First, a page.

WORDPRESS users are spoilt for choice when it comes to loading their sites up with helpful tools, fun widgets, and value-added extras.
But with more than 50,000 plugins available to choose from – and more arriving daily from the worldwide WordPress community – how does the time-pressed businessperson sort the wheat from the chaff?
When there can be dozens of plugins doing similar tasks, it can take an age to research and rank them all – especially if you are not super tech-savvy and not concerned with subtle variations on a theme.
Luckily the WordPress users are great at providing feedback on their own experiences of using plugins so the number one tip is to take the time to look at what other users say.
This is definitely a case of spending a bit of time now to save time later – installing the wrong plugins is at best a waste of your time, but more importantly can cause big problems down the line by creating a less-than-smooth visitor experience, slowing down your site – or even worse introducing security vulnerabilities a hacker can exploit.
The advice is the same whether you are looking at free or paid-for plugins – just because something costs does not mean it is better.
So where to start? With user-generated ratings. Just like your experience downloading an app from the Apple Store or Google Play, the WordPress site encourages users to share their experiences and the simplest way is a star rating – five is best, one is to be avoided.
Look at the average ratings as a way to start culling the crowded plugin field – perhaps just stay away from anything with less than a four-star review. Why would you want something that thousands of other experienced WordPress users say is not really that good?
You will find the ratings easily on every plugin page under the Description tab inside the plugin repository.
Once you have started a shortlist of potential plugins, you can delve a bit deeper and read some reviews – just as you might choose to avoid a restaurant with lousy comments on Yelp, consistent negative reaction to a particular plugin is probably a good warning sign. It is worth reading both the highlights and the lowlights to get a rounded picture of the pluses and minuses of a specific tool. Reviews are posted just beneath the Download button.
The next tip is to look at how many active users there are – it stands to reason that people will jettison a plugin pretty quickly if it is not working for their website, so the more active users, the better. Naturally, consider what you are asking the plugin to do – if it is something highly specific there may not be a very big market for it in the first place, and newer plugins have not had a lot of time to generate users. The number of active users is displayed on the Description tab.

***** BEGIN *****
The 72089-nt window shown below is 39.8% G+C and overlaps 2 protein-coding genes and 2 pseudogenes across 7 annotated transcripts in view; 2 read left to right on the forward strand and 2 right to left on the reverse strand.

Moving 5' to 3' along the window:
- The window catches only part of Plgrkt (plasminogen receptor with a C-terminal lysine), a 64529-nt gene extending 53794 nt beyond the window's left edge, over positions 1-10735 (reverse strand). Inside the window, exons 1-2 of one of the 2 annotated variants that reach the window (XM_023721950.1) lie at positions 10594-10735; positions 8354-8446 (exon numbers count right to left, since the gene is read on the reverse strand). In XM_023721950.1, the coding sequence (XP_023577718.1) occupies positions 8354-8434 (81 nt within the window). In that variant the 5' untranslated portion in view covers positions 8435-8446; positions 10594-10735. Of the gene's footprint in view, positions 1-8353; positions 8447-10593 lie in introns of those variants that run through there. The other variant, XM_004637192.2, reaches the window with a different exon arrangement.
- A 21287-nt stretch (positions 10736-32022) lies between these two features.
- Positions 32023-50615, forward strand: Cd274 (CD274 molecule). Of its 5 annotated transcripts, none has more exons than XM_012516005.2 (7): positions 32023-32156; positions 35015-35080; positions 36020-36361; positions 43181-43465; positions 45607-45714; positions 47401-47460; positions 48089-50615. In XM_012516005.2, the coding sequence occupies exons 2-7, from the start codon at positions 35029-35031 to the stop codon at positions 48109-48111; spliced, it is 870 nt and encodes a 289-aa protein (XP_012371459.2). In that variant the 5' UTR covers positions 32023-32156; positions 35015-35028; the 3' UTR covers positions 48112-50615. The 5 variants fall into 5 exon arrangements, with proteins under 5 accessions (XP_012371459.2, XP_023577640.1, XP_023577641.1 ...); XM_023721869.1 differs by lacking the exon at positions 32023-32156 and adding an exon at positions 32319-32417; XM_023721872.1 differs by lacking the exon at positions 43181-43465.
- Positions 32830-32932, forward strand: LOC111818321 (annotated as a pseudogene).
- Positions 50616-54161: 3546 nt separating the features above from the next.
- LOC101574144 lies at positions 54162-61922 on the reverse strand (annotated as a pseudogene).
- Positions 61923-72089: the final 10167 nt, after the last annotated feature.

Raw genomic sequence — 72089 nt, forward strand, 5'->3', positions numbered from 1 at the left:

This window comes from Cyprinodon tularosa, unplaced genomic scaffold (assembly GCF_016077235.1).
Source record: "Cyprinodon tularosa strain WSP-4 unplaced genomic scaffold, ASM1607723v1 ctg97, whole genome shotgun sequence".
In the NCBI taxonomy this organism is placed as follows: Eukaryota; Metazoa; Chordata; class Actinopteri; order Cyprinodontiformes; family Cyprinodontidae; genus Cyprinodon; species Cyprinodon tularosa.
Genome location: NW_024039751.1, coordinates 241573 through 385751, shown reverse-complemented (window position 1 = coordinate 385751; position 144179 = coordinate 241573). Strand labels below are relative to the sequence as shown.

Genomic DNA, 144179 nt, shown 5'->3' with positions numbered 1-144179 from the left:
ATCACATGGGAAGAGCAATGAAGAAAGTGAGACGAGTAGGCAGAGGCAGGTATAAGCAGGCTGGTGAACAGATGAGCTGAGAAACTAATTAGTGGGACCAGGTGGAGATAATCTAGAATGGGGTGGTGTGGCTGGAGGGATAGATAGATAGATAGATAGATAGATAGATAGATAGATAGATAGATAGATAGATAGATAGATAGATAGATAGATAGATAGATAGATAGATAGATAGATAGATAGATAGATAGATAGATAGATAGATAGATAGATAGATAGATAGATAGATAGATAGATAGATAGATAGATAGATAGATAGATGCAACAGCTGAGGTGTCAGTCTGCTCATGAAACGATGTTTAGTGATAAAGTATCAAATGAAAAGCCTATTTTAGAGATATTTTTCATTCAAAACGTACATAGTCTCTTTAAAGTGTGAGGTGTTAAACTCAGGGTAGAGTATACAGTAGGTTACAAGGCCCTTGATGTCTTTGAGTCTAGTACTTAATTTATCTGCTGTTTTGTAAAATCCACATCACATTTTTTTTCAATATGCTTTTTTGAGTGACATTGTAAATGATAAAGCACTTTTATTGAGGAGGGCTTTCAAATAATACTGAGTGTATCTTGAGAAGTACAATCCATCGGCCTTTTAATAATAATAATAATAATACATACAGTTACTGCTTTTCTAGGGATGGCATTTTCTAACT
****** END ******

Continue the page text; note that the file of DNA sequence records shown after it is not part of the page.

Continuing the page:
Of course, software changes rapidly and what may be the bee’s knees now can look very creaky and clunky in a couple of years – so it is also worth considering how well the plugin is updated and maintained. How often are the developers bringing out new versions and fixing identified problems in earlier versions? As WordPress itself – and the myriad of browsers and operating systems out there – are updated and evolve, older plugins that are not kept up to date can become erratic at best or downright incompatible at worst. The Description tab will not only show you when the plugin was last updated but also which versions of WordPress can run the plugin – a vital piece of info as incompatible plugins can have a nasty side effect on other plugins if you are not careful. To check your WordPress version just look at the bottom right of the page in your Dashboard.
And having a look under the Changelog tab will show you how busy the developer is in keeping the plugin running smoothly and up to date, with new features and fixed bugs.
Finally, have a look at what support and information is available for the plugin – does the developer just let you work it out for yourself or are they providing how-to guides and a detailed FAQ arena for guidance on making the most of their tool? Are they responding to user questions and concerns or is it an abandoned outpost?
Support forums are found in the Support tab in the repository – though it may well be worth Googling the plugin itself as many developers will put their support info on their own websites rather than in the repository.
Thankfully, BizSwoop makes choosing plugins that work best for your business and website, maintaining, and customizing those plugins super simple. Don’t believe us? Check out our catalog of ready to use solutions or schedule a consultation to discuss custom options and solutions for your business.